Let’s all unite against women abuse

The Star Early Edition - - LETTERS - Lau­ren Marx

DRIV­ING to work one morn­ing, I heard two news sto­ries that were both shock­ing but at the same time com­mon­place in the cur­rent South African dis­course. Deputy Min­is­ter of Higher Ed­u­ca­tion, Mduduzi Manana, has ad­mit­ted, cour­tesy of a sound clip which went vi­ral, to as­sault­ing two women at a Jo­han­nes­burg night­club.

It ap­pears frag­ile mas­culin­ity is be­ing com­pen­sated for with vi­o­lence. The sec­ond story in the same news seg­ment was the ar­rest of four men who al­legedly as­saulted a man and his wife out­side a KFC in Pre­to­ria re­cently.

Statis­tics re­veal that, on av­er­age, one in five South African women older than 18 has ex­pe­ri­enced phys­i­cal vi­o­lence and, on av­er­age, a woman dies at the hands of an in­ti­mate part­ner ev­ery eight hours in South Africa.

For­tu­nately, both (re­cent) in­ci­dents were re­ported and are now be­ing in­ves­ti­gated.

In May, a preg­nant woman was gang-raped in Joburg’s in­ner-city where 11 men are said to have been in­volved. In the same month, an eightyear-old girl was raped at her Rand­burg pri­mary school by three boys, aged 12 to 14.

Lit­tle three-year-old Court­ney Pi­eters was raped twice be­fore she was killed and buried in a shal­low grave. Karabo Mokoena was mur­dered by her boyfriend, had pool acid and petrol poured over her and was burned beyond recog­ni­tion, her body be­ing found in the open veld. A 15-yearold girl re­ported miss­ing was found mur­dered and burnt in Klerks­dorp in the North West on Mother’s Day.

These are al­most daily head­lines in South Africa and the level of vi­o­lence against women and chil­dren ap­pears to be es­ca­lat­ing. A 2016 re­port in­di­cates there is no sin­gle rea­son or cause for gen­der-based vi­o­lence, but that in­equal­ity and the ac­cep­tance of vi­o­lence are two ex­tremely im­por­tant fac­tors as well as so­cial con­struc­tions of man­hood.

So­ci­ety at large has a mas­sive role to play in curb­ing the scourge of vi­o­lence against our women and chil­dren. Amanda Gouws, Pro­fes­sor of Po­lit­i­cal Sci­ence at Stel­len­bosch Uni­ver­sity, feels that the ac­tual word­ing in re­ports of these cases needs to be ad­dressed.

Ac­cord­ing to re­searcher and jour­nal­ist Nechama Brodie, less than 20% of all femi­cides an­nu­ally are cov­ered in the press, with acts of vi­o­lence against women among the most un­der­re­ported crimes in the world.

The afore­men­tioned cases trend in the me­dia with var­i­ous ac­com­pa­ny­ing hash­tags and en­gage­ments on gen­derbased vi­o­lence but, in re­al­ity, vi­o­lence against women and chil­dren doesn’t “trend”. It is om­nipresent, cuts across racial and so­cio-eco­nomic groups and shows no sign of abat­ing.

Au­gust rep­re­sents Women’s Month in South Africa, but what does this mean? On a gov­ern­ment level, ma­jor changes have been made to the sig­nif­i­cance of women in South African so­ci­ety – for ex­am­ple, fe­male rep­re­sen­ta­tion in Par­lia­ment has in­creased from 27% to 48%.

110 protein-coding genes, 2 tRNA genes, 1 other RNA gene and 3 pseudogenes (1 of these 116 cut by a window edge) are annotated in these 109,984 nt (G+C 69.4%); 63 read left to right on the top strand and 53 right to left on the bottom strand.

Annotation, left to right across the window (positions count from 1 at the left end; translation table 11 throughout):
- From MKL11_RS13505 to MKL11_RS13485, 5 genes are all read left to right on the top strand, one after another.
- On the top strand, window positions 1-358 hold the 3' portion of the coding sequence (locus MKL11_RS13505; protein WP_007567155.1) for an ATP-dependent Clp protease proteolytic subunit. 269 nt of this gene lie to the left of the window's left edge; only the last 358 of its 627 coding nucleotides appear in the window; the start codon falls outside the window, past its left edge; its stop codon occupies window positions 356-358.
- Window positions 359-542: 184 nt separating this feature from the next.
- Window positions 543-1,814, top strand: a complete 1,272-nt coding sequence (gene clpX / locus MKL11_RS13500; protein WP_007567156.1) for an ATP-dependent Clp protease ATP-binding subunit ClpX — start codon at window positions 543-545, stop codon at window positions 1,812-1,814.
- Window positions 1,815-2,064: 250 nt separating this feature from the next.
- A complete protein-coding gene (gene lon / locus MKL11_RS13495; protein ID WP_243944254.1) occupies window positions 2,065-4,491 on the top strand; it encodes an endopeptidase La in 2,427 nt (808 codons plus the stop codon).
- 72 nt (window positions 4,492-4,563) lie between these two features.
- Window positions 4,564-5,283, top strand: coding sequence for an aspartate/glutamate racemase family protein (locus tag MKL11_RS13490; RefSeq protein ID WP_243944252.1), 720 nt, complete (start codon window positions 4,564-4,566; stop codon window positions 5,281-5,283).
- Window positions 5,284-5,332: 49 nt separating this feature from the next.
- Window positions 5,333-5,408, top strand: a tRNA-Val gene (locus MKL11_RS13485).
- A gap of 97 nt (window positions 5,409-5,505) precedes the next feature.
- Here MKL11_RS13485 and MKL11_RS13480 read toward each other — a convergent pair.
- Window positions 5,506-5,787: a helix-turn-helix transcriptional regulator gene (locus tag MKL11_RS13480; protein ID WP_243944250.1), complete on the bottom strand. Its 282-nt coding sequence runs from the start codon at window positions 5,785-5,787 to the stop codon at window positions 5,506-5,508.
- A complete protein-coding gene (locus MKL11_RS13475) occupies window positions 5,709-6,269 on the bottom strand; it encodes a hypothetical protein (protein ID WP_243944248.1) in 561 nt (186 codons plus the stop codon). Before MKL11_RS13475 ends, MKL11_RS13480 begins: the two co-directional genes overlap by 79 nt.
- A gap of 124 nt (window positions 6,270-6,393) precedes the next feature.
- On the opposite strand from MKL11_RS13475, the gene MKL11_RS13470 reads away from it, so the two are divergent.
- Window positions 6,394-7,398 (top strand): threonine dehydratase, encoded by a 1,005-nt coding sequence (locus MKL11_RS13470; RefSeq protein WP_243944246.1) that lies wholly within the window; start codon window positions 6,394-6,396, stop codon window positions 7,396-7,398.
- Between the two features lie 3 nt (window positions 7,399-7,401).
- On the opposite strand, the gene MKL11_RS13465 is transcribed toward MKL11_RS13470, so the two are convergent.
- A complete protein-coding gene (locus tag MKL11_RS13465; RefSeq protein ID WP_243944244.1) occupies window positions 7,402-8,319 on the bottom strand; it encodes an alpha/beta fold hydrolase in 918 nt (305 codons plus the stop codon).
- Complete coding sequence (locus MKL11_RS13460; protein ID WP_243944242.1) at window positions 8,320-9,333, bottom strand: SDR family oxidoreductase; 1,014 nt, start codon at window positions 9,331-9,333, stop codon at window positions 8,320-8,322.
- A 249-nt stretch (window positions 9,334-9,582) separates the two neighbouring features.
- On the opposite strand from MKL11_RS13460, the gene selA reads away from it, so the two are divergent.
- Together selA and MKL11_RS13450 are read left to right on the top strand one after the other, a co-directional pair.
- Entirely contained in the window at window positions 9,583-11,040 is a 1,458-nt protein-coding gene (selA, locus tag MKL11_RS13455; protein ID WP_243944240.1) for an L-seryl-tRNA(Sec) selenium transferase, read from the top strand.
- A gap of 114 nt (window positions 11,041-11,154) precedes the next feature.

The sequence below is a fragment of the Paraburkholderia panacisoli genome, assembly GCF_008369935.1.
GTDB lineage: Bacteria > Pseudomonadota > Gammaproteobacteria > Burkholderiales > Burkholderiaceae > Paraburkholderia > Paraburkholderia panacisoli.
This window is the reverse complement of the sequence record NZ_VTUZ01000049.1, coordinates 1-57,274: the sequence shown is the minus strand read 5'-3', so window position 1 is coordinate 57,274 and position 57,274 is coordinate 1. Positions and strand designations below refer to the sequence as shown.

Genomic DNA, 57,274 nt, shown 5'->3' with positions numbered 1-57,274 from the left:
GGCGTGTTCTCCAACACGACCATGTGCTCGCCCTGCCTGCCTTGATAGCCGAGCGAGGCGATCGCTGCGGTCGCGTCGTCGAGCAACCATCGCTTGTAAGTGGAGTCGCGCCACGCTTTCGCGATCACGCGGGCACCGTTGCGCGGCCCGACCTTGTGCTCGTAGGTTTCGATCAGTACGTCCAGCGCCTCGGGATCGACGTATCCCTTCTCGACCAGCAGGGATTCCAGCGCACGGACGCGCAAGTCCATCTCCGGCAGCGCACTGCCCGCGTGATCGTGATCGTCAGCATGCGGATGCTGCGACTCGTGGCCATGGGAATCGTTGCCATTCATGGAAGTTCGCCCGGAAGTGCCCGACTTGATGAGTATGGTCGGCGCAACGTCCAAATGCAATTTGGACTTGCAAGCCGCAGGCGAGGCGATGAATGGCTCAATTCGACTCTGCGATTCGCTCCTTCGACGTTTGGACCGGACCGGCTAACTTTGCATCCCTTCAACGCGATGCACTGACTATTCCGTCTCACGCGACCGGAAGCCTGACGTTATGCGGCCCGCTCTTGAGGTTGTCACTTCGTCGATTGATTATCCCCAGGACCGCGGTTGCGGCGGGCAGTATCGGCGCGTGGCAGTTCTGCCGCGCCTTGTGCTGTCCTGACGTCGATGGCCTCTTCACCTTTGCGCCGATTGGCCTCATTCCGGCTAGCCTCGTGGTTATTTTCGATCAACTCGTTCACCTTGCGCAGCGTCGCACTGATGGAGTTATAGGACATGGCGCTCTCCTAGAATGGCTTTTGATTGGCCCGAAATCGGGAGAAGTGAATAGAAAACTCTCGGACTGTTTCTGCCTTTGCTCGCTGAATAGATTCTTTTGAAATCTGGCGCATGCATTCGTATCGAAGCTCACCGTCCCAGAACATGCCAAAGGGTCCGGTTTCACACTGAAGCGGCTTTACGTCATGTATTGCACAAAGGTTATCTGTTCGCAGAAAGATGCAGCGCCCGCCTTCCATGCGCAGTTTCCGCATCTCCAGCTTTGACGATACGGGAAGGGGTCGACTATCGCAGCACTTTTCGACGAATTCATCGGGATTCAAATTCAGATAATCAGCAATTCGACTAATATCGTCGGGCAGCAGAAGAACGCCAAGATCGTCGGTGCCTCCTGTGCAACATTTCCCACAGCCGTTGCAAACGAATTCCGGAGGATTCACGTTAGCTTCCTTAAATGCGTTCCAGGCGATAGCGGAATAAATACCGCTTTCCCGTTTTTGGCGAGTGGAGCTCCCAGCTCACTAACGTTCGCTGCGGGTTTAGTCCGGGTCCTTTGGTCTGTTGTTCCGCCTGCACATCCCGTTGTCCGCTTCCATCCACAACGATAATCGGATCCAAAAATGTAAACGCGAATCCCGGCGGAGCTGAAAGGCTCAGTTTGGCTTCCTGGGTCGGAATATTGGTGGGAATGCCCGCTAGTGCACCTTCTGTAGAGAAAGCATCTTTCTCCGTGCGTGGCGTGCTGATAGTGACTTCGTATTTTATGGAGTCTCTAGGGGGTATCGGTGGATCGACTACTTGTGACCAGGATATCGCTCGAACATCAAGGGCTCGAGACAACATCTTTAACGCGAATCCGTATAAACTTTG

How­ever, women and chil­dren from all walks of life are be­ing bul­lied, abused, raped and mur­dered. A rev­o­lu­tion needs to take place in this coun­try where ap­a­thy against these abuses is shunned. Re­port­ing of abuse cases needs to be­come com­mon­place, with no fear of judge­ment, ret­ri­bu­tion or failed jus­tice for vic­tims.

Women and chil­dren need to know that this abuse can hap­pen to any­one at any given time. Young school­girls need to stand up and con­demn vi­o­lence against them in the strong­est terms. There is still far too big a gap be­tween abuse and rhetoric. The catch­phrase from the 1956 Women’s March to the Union Build­ings was Wathint’ Abafazi, Wathint’ Im­bokodo (you strike the women, you strike the rock). Although this was in con­text of the op­pres­sive apartheid laws, lessons can still be drawn from it.

These women were fear­less and brave, stand­ing to­gether to shape ide­olo­gies and fight for a cause they be­lieved in, de­spite in­tim­i­da­tion, ar­rests and ban­ning. Women should cease judg­ing them­selves by what oth­ers have done to them. Noth­ing but ret­i­cence stops women from com­ing to­gether and for­mi­da­bly fight­ing against this abuse. The time has come for women to be quiet no longer. No one is above the law and weak, frag­ile, male egos can­not con­tinue to be stroked by vi­o­lence, threats and in­tim­i­da­tion. Let this Women’s Month be the first wave of se­ri­ous, pos­i­tive change re­gard­ing gen­der-based vi­o­lence, not just a pub­lic hol­i­day. Women’s rights ac­tivist Eliz­a­beth Cady Stan­ton once said, “The best pro­tec­tion any woman can have is courage”.

This Women’s Month should be used by all in SA to ex­am­ine their role in this con­tin­u­ing abuse and find the courage to im­ple­ment change. Lives lit­er­ally de­pend on it. Se­nior re­searcher, Free­dom Park

A group of women and chil­dren from Khayelit­sha joined other ac­tivists in march­ing against gen­der-based vi­o­lence at the end of last year.

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